Lately, I have been ruminating frequently on the gift of a teacher’s energy. From my experience and as communicated by Ginott, the energy of a teacher dictates the energy of most aspects in a classroom community: academic learning, social-emotional environment, engagement, collaboration, rigor, etc.
This gift has felt more like a burden lately. I normally bring a considerable amount of energy to the classroom. Many students might say they’re annoyed by my kinetic presence–but few would say they’re bored. From the moment we meet at the door to the end, I’m “on.” But in the wake of parent teacher conferences, TCAP, a half-marathon, the time change, sleep-disruption, and a sinus infection, I have been dragging the last few class days.
“Miss, are you ok?”
“Miss, you mad?”
“Miss, what’s wrong?”
These have been the kind and concerned greetings from students who are much more familiar with… well, more.
In times like this, I realize what I’ve done well: bringing a high level of dynamic energy to our classroom community.
In times like this, I realize what I’ve done poorly: teaching, transferring, and expecting a high level of dynamic energy from others in our classroom community.
In my tiny little head, I would imagine this is the key delineation between a teacher who will burn out and a teacher who will go the distance. If for the rest of my career, I rely on the level of energy in my room based on what I alone create, I am going to be tired. There needs to be a shift, to steal a physics term, an energy transference. Instead of measuring the success of my energy based on what I generate, I need to measure the success based on how I transfer that energy to other stakeholders–my students. After all, this is truly what calls me to teach–to empower my students, to put (em) power into.
Recently after a visit to my classroom, my boss gave me a great suggestion which connected so aptly to this. I pride myself on the kind of discussions I lead in my classroom: high-level, academic vocabulary flying left and right, student involvement, yada yada. But what we discussed was that in this, I am still the center–I am still the energy. The question after that feedback conversation was how can I transfer discussion leadership to my students?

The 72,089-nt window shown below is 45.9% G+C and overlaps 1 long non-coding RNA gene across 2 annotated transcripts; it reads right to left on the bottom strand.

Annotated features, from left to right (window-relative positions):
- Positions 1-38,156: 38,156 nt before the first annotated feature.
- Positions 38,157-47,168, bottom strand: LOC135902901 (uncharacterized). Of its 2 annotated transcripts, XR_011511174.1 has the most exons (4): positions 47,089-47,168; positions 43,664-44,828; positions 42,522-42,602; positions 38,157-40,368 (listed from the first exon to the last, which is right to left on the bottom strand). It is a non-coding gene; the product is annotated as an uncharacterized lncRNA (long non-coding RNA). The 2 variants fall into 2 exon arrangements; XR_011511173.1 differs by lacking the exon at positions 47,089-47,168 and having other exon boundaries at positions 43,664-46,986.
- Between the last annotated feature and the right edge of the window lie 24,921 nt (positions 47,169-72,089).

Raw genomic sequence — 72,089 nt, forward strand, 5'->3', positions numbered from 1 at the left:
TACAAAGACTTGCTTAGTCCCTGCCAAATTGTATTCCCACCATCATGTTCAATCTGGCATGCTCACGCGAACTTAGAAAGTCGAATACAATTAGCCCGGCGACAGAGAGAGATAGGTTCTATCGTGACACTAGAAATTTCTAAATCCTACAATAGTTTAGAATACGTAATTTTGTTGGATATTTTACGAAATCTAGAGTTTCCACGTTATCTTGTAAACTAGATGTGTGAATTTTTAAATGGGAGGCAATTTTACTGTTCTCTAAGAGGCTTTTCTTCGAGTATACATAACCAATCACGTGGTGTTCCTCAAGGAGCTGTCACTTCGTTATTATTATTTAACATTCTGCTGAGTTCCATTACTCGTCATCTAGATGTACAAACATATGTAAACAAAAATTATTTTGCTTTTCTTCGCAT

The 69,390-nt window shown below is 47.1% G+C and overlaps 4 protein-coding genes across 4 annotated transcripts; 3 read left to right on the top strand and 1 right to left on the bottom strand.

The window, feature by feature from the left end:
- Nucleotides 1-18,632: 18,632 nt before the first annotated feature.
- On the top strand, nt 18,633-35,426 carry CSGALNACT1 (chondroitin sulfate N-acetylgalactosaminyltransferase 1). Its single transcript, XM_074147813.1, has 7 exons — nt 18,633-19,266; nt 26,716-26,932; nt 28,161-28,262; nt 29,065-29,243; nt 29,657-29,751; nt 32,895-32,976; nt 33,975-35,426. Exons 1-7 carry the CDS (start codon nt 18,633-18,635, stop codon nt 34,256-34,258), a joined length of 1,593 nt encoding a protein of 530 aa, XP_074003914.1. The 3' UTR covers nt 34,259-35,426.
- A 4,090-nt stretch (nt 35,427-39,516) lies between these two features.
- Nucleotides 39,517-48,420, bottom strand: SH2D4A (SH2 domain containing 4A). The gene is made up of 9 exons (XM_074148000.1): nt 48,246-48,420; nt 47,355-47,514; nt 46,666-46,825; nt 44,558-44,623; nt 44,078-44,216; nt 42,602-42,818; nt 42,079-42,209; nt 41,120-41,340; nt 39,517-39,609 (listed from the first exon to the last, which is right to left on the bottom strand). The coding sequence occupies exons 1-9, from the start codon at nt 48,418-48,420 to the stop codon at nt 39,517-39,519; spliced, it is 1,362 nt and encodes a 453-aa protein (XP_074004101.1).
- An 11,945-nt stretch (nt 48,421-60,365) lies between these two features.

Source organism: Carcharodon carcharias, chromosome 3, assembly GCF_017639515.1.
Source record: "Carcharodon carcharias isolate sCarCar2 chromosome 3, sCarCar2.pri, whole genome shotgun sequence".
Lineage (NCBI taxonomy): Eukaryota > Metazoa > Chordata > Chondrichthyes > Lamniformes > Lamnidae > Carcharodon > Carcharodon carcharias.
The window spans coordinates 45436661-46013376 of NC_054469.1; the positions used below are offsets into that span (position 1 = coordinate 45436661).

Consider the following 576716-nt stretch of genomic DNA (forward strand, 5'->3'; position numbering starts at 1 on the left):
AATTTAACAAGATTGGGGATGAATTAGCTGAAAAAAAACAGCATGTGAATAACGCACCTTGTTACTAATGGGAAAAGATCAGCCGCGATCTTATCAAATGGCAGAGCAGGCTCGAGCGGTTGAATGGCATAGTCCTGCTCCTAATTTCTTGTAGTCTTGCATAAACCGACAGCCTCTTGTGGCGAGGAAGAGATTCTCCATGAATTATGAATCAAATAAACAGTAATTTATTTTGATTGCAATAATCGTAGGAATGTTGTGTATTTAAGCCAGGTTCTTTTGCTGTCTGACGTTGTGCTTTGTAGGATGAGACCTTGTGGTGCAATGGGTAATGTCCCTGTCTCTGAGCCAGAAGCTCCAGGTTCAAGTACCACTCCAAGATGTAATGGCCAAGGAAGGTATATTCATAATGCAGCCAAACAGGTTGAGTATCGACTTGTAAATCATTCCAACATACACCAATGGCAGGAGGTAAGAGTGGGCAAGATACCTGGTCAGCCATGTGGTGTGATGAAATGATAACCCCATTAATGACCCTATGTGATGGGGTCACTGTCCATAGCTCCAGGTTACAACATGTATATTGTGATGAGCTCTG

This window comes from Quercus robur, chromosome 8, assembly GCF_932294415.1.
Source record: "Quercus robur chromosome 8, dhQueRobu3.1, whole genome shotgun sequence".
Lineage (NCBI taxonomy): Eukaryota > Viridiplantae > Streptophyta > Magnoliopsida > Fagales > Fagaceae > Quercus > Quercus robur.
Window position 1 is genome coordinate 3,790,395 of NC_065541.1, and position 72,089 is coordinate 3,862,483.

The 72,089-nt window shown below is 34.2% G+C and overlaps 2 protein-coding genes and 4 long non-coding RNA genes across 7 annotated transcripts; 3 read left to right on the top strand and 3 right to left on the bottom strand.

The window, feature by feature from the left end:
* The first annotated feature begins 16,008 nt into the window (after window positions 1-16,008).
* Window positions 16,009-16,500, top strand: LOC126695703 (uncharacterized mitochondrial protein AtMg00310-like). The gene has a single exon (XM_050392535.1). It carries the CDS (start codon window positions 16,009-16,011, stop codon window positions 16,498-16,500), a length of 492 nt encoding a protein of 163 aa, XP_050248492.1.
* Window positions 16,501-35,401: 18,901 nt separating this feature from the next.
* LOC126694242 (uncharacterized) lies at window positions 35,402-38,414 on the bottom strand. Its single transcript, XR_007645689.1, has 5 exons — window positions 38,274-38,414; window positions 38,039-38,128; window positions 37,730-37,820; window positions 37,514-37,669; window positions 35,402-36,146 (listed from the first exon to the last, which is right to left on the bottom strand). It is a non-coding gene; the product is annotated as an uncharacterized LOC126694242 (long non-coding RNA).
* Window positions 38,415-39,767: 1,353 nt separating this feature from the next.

In other words, how can I transfer energy to them? How could I?
After some reflection and problem-solving, I first decided to poll the class to see who would want to be a discussion leader. Then, while other students were becoming experts in small groups on some poetry analysis questions, I met with those students. Together we worked through what it meant to be an effective/ineffective discussion facilitator. (In those few moments with those students, I realized the value of this exercise went far beyond energy transference in my classroom; this was a life-skill these students could apply in so many other contexts.) After that conversation, one student stepped up to lead the class in discussion, and I, gasp, sat on the couch and participated like any other student. It was a joy, and a relief for my tired and diminished teacher-self, to just sit and breath and watch one of my kiddos rise up and lead. He asked probing and insightful questions. The class gave him feedback, which he took. He kept the conversation moving among a variety of students. It was… beautiful energy. And the best part–it didn’t come from me.
There’s so much more to say about this activity’s impact: how those students who were to be leaders lit up, even one who has been disengaged lately; how the students’ presence in the discussion was lively knowing their peer was leading it; how they supported and challenged one another… but that’s for another post.
When I have some more energy.